4 minute read | November.10.2023
The Department of Health and Human Services Office of Inspector General (HHS-OIG) has issued new general compliance program guidance, marking the first time the agency has released this type of “reference guide for the health care compliance community.” It brings together information previously scattered across different sources, including on relevant federal laws, elements of an effective compliance program, OIG resources and other compliance material.
The guidance demonstrates the agency’s effort to make compliance more accessible and its continued, and likely increased, interest in corporate compliance programs. Although much of the substance is not new, by collecting and publicizing it in this form, OIG is putting companies on notice of what it means to address compliance risks.
As discussed below, OIG specifically flagged its interest in topics such as private equity investment in health care and new entrants to health care, specifically including technology companies, and the potential compliance risks posed. These companies should be aware that, with this guidance, OIG is signaling heightened expectations and a potential increased willingness to evaluate their corporate compliance programs.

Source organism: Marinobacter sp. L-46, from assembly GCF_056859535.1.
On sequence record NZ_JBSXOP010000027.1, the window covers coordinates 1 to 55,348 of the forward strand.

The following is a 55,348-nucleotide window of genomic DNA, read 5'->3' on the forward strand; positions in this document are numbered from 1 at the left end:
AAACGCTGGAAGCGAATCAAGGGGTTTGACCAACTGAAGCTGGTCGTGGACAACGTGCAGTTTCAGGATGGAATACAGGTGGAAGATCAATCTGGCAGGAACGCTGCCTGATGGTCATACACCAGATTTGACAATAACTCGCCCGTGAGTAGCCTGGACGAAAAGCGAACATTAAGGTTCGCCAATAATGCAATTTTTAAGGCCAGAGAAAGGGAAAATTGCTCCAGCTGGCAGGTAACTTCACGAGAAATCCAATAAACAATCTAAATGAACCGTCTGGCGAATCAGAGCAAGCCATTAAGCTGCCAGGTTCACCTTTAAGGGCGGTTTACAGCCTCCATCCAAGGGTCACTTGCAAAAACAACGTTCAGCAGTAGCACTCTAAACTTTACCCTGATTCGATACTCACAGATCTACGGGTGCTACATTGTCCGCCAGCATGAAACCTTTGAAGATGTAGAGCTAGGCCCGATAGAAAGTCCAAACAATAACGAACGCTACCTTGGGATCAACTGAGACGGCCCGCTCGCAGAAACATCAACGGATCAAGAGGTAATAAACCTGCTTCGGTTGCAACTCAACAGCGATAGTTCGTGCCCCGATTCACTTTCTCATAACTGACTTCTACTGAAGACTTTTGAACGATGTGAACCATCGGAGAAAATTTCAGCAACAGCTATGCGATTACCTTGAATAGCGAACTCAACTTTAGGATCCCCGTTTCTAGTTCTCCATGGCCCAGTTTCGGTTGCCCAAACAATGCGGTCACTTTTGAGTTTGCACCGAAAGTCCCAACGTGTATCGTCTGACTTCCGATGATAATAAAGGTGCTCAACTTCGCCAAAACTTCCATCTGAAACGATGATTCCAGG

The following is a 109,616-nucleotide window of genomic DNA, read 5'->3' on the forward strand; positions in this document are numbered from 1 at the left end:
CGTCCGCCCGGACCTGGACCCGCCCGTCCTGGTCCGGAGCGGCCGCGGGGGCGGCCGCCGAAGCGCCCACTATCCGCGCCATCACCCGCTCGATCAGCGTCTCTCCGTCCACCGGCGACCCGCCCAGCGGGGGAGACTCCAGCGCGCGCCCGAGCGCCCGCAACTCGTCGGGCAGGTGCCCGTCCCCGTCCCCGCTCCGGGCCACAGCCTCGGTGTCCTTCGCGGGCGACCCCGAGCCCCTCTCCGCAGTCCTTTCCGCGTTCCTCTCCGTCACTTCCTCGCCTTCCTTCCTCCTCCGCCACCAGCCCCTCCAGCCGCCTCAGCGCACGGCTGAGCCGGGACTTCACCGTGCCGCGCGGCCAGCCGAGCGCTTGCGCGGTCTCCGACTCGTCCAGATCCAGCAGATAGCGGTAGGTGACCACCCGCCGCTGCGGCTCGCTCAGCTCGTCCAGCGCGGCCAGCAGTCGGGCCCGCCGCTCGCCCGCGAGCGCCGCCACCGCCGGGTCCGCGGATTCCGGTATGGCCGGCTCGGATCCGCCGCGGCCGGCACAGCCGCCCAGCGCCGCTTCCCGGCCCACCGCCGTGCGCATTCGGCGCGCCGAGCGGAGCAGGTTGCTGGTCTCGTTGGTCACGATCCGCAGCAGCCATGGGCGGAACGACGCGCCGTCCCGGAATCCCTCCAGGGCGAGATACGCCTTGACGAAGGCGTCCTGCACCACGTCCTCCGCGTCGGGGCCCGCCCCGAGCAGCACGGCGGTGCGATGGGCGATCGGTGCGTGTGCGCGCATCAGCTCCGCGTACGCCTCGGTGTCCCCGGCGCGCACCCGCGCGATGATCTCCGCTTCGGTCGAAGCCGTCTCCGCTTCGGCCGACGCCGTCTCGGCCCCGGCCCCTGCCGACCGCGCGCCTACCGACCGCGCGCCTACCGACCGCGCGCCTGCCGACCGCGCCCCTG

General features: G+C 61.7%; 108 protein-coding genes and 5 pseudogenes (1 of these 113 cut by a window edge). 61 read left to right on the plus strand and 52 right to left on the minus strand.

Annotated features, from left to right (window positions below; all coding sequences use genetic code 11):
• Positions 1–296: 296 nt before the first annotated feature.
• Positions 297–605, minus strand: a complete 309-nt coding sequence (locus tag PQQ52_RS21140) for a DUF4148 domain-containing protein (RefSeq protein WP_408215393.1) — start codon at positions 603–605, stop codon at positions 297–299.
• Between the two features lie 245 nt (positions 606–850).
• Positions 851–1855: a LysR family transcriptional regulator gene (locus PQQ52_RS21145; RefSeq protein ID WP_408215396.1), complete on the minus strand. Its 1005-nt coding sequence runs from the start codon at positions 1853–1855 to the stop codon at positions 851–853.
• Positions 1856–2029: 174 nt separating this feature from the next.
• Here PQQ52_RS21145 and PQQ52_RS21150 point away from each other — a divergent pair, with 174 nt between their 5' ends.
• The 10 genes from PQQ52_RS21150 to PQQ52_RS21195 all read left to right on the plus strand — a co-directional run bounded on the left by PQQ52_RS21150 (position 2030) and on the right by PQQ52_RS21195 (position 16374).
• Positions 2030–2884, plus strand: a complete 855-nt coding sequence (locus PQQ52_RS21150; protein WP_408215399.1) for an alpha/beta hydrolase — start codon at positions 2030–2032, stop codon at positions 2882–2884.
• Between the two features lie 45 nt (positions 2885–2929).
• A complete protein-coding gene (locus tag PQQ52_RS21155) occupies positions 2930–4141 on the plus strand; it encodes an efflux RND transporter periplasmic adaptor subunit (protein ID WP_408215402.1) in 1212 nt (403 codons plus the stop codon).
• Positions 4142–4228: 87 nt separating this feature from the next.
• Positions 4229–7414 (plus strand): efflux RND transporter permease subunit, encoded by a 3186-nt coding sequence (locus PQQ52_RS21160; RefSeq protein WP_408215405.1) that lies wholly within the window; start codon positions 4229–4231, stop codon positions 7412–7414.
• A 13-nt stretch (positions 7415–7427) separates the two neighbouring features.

This guidance has been a long time coming. As the agency announced this year, it is pushing to modernize its approach, including the accessibility and usability of its public resources. This includes moving away from relying on the Federal Register, which can be challenging to access, identify and follow, and issuing new compliance tools and material—of which this guidance is the most critical piece to date.
As noted, the content largely affirms existing guidance and highlights key risk and compliance program issues relevant to the health care industry. Specifically, it covers:
(1) Written policies and procedures
(2) Compliance leadership and oversight
(3) Training and education
(4) Effective lines of communication with the compliance officer and disclosure programs
(5) Enforcement of standards, including consequences and incentives
(6) Risk assessment, auditing and monitoring
(7) Responding to offenses and corrective actions, including investigations and reporting
OIG makes clear that a company should commit to effectively implementing all seven elements.